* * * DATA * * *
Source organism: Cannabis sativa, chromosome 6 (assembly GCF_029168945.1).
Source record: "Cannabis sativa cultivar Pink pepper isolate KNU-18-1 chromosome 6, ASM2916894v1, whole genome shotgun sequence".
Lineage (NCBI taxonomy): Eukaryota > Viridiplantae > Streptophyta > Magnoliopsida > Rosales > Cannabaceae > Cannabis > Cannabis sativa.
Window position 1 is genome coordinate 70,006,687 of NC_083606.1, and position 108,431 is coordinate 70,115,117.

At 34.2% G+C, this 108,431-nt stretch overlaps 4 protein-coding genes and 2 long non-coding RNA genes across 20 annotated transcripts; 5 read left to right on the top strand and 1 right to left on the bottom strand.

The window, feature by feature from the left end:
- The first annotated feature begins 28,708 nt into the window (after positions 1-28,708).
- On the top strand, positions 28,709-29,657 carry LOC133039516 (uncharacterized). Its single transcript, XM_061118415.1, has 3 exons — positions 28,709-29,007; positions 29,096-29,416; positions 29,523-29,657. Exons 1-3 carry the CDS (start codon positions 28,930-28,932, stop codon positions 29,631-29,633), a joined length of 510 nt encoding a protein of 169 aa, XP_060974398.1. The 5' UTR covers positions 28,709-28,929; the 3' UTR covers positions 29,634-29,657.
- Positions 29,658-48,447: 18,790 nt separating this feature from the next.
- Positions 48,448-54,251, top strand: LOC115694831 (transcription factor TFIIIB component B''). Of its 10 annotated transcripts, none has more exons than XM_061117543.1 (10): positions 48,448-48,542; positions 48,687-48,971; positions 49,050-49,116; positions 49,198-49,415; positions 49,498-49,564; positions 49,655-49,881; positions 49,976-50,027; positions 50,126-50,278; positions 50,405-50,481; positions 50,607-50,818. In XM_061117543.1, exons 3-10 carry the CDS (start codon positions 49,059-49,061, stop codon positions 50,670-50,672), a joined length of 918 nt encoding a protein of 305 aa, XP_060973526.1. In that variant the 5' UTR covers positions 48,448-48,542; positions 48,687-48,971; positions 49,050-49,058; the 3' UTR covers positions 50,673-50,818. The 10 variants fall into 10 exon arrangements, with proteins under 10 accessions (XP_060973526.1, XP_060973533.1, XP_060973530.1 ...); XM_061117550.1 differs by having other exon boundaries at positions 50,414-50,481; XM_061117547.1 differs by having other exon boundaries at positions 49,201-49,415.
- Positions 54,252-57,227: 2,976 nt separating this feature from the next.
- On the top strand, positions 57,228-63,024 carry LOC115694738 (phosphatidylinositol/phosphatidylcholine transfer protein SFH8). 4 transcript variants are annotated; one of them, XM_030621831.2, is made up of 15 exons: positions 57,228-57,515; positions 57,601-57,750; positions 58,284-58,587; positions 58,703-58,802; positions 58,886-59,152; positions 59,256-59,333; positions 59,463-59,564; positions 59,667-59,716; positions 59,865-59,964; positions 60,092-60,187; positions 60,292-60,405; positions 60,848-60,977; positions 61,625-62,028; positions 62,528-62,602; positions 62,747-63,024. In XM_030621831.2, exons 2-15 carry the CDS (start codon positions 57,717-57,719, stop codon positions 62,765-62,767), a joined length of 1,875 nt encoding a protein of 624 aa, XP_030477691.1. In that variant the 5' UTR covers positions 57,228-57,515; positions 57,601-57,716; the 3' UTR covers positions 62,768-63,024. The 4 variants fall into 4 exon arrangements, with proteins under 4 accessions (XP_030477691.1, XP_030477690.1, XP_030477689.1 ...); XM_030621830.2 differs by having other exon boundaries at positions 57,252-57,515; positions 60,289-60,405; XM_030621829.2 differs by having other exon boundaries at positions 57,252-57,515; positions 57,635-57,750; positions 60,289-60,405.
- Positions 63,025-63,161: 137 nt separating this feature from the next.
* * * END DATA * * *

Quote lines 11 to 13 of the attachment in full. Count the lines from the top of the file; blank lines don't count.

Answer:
- Positions 54,252-57,227: 2,976 nt separating this feature from the next.
- On the top strand, positions 57,228-63,024 carry LOC115694738 (phosphatidylinositol/phosphatidylcholine transfer protein SFH8). 4 transcript variants are annotated; one of them, XM_030621831.2, is made up of 15 exons: positions 57,228-57,515; positions 57,601-57,750; positions 58,284-58,587; positions 58,703-58,802; positions 58,886-59,152; positions 59,256-59,333; positions 59,463-59,564; positions 59,667-59,716; positions 59,865-59,964; positions 60,092-60,187; positions 60,292-60,405; positions 60,848-60,977; positions 61,625-62,028; positions 62,528-62,602; positions 62,747-63,024. In XM_030621831.2, exons 2-15 carry the CDS (start codon positions 57,717-57,719, stop codon positions 62,765-62,767), a joined length of 1,875 nt encoding a protein of 624 aa, XP_030477691.1. In that variant the 5' UTR covers positions 57,228-57,515; positions 57,601-57,716; the 3' UTR covers positions 62,768-63,024. The 4 variants fall into 4 exon arrangements, with proteins under 4 accessions (XP_030477691.1, XP_030477690.1, XP_030477689.1 ...); XM_030621830.2 differs by having other exon boundaries at positions 57,252-57,515; positions 60,289-60,405; XM_030621829.2 differs by having other exon boundaries at positions 57,252-57,515; positions 57,635-57,750; positions 60,289-60,405.
- Positions 63,025-63,161: 137 nt separating this feature from the next.